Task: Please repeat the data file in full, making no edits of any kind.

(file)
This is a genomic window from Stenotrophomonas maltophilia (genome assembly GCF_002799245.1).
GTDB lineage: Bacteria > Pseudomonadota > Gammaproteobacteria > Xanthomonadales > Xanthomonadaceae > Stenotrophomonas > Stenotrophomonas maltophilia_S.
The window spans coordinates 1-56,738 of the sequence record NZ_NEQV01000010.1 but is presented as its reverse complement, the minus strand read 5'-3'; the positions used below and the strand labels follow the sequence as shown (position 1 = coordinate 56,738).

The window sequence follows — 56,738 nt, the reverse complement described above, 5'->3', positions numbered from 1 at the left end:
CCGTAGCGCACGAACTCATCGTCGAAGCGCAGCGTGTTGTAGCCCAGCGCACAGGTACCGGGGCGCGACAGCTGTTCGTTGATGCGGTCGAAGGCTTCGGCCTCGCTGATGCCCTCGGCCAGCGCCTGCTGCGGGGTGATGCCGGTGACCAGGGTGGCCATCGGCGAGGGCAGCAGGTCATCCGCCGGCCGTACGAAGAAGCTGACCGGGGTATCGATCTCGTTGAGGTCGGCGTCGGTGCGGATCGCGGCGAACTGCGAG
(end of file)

This is a genomic window from Stenotrophomonas maltophilia (genome assembly GCF_002799245.1).
GTDB lineage: Bacteria > Pseudomonadota > Gammaproteobacteria > Xanthomonadales > Xanthomonadaceae > Stenotrophomonas > Stenotrophomonas maltophilia_S.
The window spans coordinates 1-56,738 of the sequence record NZ_NEQV01000010.1 but is presented as its reverse complement, the minus strand read 5'-3'; the positions used below and the strand labels follow the sequence as shown (position 1 = coordinate 56,738).

The window sequence follows — 56,738 nt, the reverse complement described above, 5'->3', positions numbered from 1 at the left end:
CCGTAGCGCACGAACTCATCGTCGAAGCGCAGCGTGTTGTAGCCCAGCGCACAGGTACCGGGGCGCGACAGCTGTTCGTTGATGCGGTCGAAGGCTTCGGCCTCGCTGATGCCCTCGGCCAGCGCCTGCTGCGGGGTGATGCCGGTGACCAGGGTGGCCATCGGCGAGGGCAGCAGGTCATCCGCCGGCCGTACGAAGAAGCTGACCGGGGTATCGATCTCGTTGAGGTCGGCGTCGGTGCGGATCGCGGCGAACTGCGAG